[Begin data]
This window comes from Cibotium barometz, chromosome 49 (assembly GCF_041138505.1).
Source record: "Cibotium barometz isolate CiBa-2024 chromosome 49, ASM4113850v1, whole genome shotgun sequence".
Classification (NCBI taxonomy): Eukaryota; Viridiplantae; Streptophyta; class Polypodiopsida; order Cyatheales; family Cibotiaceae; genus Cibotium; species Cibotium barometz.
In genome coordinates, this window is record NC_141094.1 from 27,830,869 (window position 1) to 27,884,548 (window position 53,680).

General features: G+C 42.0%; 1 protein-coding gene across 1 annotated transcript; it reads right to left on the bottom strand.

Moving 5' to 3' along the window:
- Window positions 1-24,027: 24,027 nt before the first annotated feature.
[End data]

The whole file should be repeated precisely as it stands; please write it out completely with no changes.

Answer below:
This window comes from Cibotium barometz, chromosome 49 (assembly GCF_041138505.1).
Source record: "Cibotium barometz isolate CiBa-2024 chromosome 49, ASM4113850v1, whole genome shotgun sequence".
Classification (NCBI taxonomy): Eukaryota; Viridiplantae; Streptophyta; class Polypodiopsida; order Cyatheales; family Cibotiaceae; genus Cibotium; species Cibotium barometz.
In genome coordinates, this window is record NC_141094.1 from 27,830,869 (window position 1) to 27,884,548 (window position 53,680).

General features: G+C 42.0%; 1 protein-coding gene across 1 annotated transcript; it reads right to left on the bottom strand.

Moving 5' to 3' along the window:
- Window positions 1-24,027: 24,027 nt before the first annotated feature.